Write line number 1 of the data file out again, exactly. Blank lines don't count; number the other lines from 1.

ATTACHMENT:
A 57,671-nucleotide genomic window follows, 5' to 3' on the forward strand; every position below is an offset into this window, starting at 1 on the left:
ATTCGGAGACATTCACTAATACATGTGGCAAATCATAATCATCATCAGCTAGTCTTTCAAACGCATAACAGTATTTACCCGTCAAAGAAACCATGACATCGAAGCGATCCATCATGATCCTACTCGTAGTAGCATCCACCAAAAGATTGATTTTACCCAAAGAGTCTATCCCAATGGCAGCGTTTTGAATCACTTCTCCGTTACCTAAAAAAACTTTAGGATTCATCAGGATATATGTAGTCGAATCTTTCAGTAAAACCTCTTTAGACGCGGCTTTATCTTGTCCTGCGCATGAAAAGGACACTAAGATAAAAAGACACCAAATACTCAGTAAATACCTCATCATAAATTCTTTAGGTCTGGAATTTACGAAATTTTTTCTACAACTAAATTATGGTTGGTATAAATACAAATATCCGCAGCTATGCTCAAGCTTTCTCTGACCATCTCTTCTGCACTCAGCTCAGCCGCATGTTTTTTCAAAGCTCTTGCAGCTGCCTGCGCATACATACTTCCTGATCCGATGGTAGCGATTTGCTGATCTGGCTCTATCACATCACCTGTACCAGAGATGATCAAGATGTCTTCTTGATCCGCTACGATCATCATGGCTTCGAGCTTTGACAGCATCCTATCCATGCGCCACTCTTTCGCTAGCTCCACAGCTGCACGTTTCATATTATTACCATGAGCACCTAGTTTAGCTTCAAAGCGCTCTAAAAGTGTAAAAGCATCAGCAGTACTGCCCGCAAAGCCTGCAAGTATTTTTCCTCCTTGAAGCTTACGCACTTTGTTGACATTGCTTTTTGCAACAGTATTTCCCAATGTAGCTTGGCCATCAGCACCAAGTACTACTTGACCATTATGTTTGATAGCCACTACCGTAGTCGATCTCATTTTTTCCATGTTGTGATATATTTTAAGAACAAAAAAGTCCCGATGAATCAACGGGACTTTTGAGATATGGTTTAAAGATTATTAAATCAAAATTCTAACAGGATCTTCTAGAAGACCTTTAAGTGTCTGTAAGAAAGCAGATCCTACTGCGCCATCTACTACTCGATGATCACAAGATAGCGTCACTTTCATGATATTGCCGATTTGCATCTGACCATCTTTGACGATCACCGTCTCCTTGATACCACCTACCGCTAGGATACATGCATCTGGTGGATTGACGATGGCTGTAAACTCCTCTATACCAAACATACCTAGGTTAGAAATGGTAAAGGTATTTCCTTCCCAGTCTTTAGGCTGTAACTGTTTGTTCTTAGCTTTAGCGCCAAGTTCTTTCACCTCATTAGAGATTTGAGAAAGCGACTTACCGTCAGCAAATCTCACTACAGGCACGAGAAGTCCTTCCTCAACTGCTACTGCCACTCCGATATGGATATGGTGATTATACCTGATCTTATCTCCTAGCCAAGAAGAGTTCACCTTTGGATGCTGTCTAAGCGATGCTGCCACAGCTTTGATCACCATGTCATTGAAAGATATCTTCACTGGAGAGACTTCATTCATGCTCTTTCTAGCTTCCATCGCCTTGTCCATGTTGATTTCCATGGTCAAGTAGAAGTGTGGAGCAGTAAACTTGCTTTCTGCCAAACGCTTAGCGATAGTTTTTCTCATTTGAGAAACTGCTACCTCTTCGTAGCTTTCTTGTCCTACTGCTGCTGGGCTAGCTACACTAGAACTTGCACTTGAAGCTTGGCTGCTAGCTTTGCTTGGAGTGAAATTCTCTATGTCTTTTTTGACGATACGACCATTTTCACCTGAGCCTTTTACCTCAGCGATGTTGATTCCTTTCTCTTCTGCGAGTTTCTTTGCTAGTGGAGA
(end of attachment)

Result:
A 57,671-nucleotide genomic window follows, 5' to 3' on the forward strand; every position below is an offset into this window, starting at 1 on the left: